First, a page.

Le Corbusier handed off much of the work of creating and managing the construction of the building to Iannis Xenakis, an architect who would later become renowned as an avant-garde composer. The two conceived the idea of a building that would showcase a piece of electronic music by  French-American composer Edgard Varèse (often referred to as Edgar Varèse). Given what it conceived the tastes of its record buyers amounted to, it is not likely that the concept immediately appealed to Philips. Nonetheless, the artists prevailed, and a great building looking like a futuristic cathedral was designed to house a enclosure much like the multi-chambered stomachs of ruminants.

The internal design intended to create a cavern that allowed the music to be “spatialized.” Over 250 speakers were installed, controlled by relays and switches to perform the electronic piece written by Varèse.

Portrait of Ferruccio Busoni, oil on canvas by Umberto Boccioni (1916) (Galleria Nazionale d'Arte Moderna di Roma, Italy). Click to enlarge.

Portrait of Ferruccio Busoni, oil on canvas by Umberto Boccioni (1916) (Galleria Nazionale d’Arte Moderna di Roma, Italy). Click to enlarge.

Varèse’s training as a composer largely came from the great Ferruccio Busoni. Busoni was an accomplished concert pianist, music historian, teacher and, above all, composer. Busoni is not as widely appreciated today as he ought to be. He fits neither into the new music of the Second Viennese School nor the Impressionism of the French new music that followed Debussy, and the inability to categorize him has contributed to his neglect. Although his music is undeniably forward-looking, it reaches back to the origins of German art music. In fact, he is probably known most of all to piano students who learned Bach through his arrangements. Through Busoni Varèse met Hugo von Hofmannsthal and began an opera project with one of his librettos, but it never came to fruition.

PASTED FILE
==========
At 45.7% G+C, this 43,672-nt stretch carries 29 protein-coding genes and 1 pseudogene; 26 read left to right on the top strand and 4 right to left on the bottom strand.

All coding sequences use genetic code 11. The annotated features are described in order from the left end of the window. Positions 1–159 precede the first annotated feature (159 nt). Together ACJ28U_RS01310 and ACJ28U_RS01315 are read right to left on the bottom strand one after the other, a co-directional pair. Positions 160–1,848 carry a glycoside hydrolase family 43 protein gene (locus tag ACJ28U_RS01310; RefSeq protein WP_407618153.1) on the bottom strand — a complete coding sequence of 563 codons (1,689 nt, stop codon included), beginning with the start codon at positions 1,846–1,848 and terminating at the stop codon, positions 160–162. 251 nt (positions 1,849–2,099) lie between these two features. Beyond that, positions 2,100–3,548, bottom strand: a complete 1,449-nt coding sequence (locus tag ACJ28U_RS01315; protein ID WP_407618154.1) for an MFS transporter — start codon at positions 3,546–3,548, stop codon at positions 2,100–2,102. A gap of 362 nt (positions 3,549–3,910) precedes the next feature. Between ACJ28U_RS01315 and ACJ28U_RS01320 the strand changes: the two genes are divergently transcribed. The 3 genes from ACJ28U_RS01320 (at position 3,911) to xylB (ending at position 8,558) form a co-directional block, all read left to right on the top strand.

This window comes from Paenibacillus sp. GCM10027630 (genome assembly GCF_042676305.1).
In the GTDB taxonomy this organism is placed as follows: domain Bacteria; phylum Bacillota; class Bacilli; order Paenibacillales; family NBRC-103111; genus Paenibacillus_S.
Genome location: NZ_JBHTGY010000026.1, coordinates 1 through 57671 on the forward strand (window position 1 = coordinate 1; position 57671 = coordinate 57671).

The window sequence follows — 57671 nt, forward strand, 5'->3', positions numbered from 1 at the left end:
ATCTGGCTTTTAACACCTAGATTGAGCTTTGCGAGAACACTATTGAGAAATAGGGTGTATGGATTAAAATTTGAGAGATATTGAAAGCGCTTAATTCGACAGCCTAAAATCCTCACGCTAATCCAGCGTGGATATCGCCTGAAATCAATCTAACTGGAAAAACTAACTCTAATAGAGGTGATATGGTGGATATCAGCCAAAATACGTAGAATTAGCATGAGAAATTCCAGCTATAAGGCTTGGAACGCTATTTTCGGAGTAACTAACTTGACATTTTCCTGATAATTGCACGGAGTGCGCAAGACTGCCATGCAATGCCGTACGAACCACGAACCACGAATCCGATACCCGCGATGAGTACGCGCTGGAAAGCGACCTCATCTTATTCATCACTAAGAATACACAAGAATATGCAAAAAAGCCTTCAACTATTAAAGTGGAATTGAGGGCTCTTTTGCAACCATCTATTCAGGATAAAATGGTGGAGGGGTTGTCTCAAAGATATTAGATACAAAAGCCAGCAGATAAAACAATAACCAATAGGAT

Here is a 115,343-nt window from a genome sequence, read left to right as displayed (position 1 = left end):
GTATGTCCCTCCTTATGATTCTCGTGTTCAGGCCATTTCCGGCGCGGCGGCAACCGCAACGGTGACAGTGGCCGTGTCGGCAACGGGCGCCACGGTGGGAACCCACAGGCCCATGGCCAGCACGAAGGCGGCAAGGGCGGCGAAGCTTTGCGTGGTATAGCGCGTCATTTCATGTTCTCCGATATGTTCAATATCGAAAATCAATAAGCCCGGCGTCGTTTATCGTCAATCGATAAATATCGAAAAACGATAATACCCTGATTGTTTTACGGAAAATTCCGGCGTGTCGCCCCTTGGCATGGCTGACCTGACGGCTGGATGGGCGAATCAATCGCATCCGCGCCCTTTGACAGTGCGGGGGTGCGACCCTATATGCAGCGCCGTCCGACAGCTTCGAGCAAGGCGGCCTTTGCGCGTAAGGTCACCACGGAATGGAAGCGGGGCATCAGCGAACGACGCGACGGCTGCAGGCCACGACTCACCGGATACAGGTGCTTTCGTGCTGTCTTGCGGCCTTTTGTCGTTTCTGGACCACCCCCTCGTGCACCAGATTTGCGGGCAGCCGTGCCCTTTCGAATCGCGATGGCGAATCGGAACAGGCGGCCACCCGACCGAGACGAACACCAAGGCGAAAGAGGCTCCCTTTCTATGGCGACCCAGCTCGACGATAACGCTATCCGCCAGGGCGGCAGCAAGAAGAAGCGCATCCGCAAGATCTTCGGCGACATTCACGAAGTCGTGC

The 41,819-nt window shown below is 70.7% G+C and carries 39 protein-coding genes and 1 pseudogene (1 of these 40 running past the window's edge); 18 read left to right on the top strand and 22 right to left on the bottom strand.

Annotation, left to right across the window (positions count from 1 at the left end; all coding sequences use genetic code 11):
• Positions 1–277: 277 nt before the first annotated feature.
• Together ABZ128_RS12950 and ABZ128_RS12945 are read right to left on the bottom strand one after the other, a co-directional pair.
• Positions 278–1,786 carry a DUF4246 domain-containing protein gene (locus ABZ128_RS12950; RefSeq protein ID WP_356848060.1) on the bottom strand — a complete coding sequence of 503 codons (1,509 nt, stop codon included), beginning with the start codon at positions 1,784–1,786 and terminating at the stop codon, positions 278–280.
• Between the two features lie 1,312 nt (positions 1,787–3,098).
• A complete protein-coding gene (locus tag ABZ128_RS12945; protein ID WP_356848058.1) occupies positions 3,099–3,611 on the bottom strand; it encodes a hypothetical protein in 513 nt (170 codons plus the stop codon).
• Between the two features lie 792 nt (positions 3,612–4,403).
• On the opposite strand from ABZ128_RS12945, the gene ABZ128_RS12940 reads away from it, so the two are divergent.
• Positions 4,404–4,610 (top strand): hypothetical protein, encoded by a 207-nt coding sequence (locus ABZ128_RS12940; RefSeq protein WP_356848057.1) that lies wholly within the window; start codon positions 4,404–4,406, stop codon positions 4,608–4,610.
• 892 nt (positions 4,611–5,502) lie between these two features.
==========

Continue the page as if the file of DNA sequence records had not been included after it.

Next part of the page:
Photograph of young Edgard Varèse. Date unknown.

Photograph of young Edgard Varèse. Date unknown.

Varèse spent most of World War I in the United States. He would thereafter return to Paris, but again resettled in the United States. He composed a number of highly influential works for small instrumental groups as well as musique concrète pieces and electronic works. Many of the pieces depend on intricate rhythmic patterns and overlaps. But the rhythms are highly controlled, more like the way temporal space was divided in the Baroque than the percussion of the Jazz Age. In retrospect the number of his works is surprisingly small in light of their collective influence.

By the 1950s Varèse was internationally known for his experiments in sound. It was for this reason he was selected by Le Corbusier to provide the “music” for the Philips Pavilion. The work he created is known as Poème électronique, the “Electronic Poem.”

Varèse and Le Corbusier at the Philips Pavillion in 1958.

Varèse and Le Corbusier at the Philips Pavillion in 1958.

The piece is comprised entirely of electronically generated sounds. For all that, first time hearers today will think that its physical composition was surprisingly primitive. All that resulted were three monophonic magnetic tapes. The spatial effects inside the cavern were created by the relays that controlled the volume of the speakers. If you listen to it for the first time today, you should use a set of headphones to try to re-create the spatial effects.

The work is short and unusually linear. Sounds arise and decay into great silence. It is the sound of what we once thought of as the “future.” It now reminds us how machines and electronics have contributed to our alienation.

Like all great modernist pieces it requires repeated listenings. Once you are familiar with the structure, you see that it is a sui generis creation, but unlike an abstract painting each part can call up the whole in one’s memory. At Expo 58 abstract art and black-and-white film accompanied the performances. The programmatic guide to the piece suggested that it “represents” man’s rise from the void, through the gods to civilization (and beyond?). It is best to treat the piece as an expressionistic musical work, however, and forget the program. Part of experience is the texture and color of the noises. It will seem warm despite the alienating sounds. The warmth comes from an intelligence who guides the sounds.

The two million visitors who experienced the piece 55 years ago probably had a more visceral experience inside the Pavilion. But the piece still provides an arresting encounter with the new. No matter how many times you have heard it.